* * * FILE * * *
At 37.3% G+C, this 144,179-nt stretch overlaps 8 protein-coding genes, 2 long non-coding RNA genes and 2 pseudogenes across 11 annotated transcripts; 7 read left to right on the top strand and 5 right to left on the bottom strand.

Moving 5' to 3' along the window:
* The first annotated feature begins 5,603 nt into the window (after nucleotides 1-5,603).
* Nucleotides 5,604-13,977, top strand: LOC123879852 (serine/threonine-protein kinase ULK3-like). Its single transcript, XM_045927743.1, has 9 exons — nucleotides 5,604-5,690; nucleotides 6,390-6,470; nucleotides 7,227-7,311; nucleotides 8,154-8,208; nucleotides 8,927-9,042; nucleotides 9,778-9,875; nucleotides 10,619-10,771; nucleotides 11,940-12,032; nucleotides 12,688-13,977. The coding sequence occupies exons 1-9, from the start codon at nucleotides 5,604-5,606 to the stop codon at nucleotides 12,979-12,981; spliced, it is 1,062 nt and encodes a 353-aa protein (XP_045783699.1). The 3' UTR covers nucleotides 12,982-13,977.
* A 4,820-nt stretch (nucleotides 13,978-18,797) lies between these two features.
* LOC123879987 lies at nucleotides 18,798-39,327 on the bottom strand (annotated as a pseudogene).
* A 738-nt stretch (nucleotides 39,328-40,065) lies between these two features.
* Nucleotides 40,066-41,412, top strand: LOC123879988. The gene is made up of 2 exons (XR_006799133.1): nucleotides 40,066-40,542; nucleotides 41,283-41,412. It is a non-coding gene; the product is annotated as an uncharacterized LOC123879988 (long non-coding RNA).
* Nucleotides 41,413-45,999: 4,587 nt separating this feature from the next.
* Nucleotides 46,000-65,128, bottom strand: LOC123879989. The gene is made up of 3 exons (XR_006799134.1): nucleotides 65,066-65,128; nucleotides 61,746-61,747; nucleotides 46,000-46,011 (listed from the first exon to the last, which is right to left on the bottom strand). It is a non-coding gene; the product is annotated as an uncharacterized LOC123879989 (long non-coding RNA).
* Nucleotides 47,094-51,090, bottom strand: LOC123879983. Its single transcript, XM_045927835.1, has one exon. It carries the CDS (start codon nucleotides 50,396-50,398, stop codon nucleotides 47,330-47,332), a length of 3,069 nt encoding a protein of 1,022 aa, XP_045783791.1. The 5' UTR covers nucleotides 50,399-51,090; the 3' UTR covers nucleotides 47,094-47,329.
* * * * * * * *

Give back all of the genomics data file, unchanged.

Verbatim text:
At 37.3% G+C, this 144,179-nt stretch overlaps 8 protein-coding genes, 2 long non-coding RNA genes and 2 pseudogenes across 11 annotated transcripts; 7 read left to right on the top strand and 5 right to left on the bottom strand.

Moving 5' to 3' along the window:
* The first annotated feature begins 5,603 nt into the window (after nucleotides 1-5,603).
* Nucleotides 5,604-13,977, top strand: LOC123879852 (serine/threonine-protein kinase ULK3-like). Its single transcript, XM_045927743.1, has 9 exons — nucleotides 5,604-5,690; nucleotides 6,390-6,470; nucleotides 7,227-7,311; nucleotides 8,154-8,208; nucleotides 8,927-9,042; nucleotides 9,778-9,875; nucleotides 10,619-10,771; nucleotides 11,940-12,032; nucleotides 12,688-13,977. The coding sequence occupies exons 1-9, from the start codon at nucleotides 5,604-5,606 to the stop codon at nucleotides 12,979-12,981; spliced, it is 1,062 nt and encodes a 353-aa protein (XP_045783699.1). The 3' UTR covers nucleotides 12,982-13,977.
* A 4,820-nt stretch (nucleotides 13,978-18,797) lies between these two features.
* LOC123879987 lies at nucleotides 18,798-39,327 on the bottom strand (annotated as a pseudogene).
* A 738-nt stretch (nucleotides 39,328-40,065) lies between these two features.
* Nucleotides 40,066-41,412, top strand: LOC123879988. The gene is made up of 2 exons (XR_006799133.1): nucleotides 40,066-40,542; nucleotides 41,283-41,412. It is a non-coding gene; the product is annotated as an uncharacterized LOC123879988 (long non-coding RNA).
* Nucleotides 41,413-45,999: 4,587 nt separating this feature from the next.
* Nucleotides 46,000-65,128, bottom strand: LOC123879989. The gene is made up of 3 exons (XR_006799134.1): nucleotides 65,066-65,128; nucleotides 61,746-61,747; nucleotides 46,000-46,011 (listed from the first exon to the last, which is right to left on the bottom strand). It is a non-coding gene; the product is annotated as an uncharacterized LOC123879989 (long non-coding RNA).
* Nucleotides 47,094-51,090, bottom strand: LOC123879983. Its single transcript, XM_045927835.1, has one exon. It carries the CDS (start codon nucleotides 50,396-50,398, stop codon nucleotides 47,330-47,332), a length of 3,069 nt encoding a protein of 1,022 aa, XP_045783791.1. The 5' UTR covers nucleotides 50,399-51,090; the 3' UTR covers nucleotides 47,094-47,329.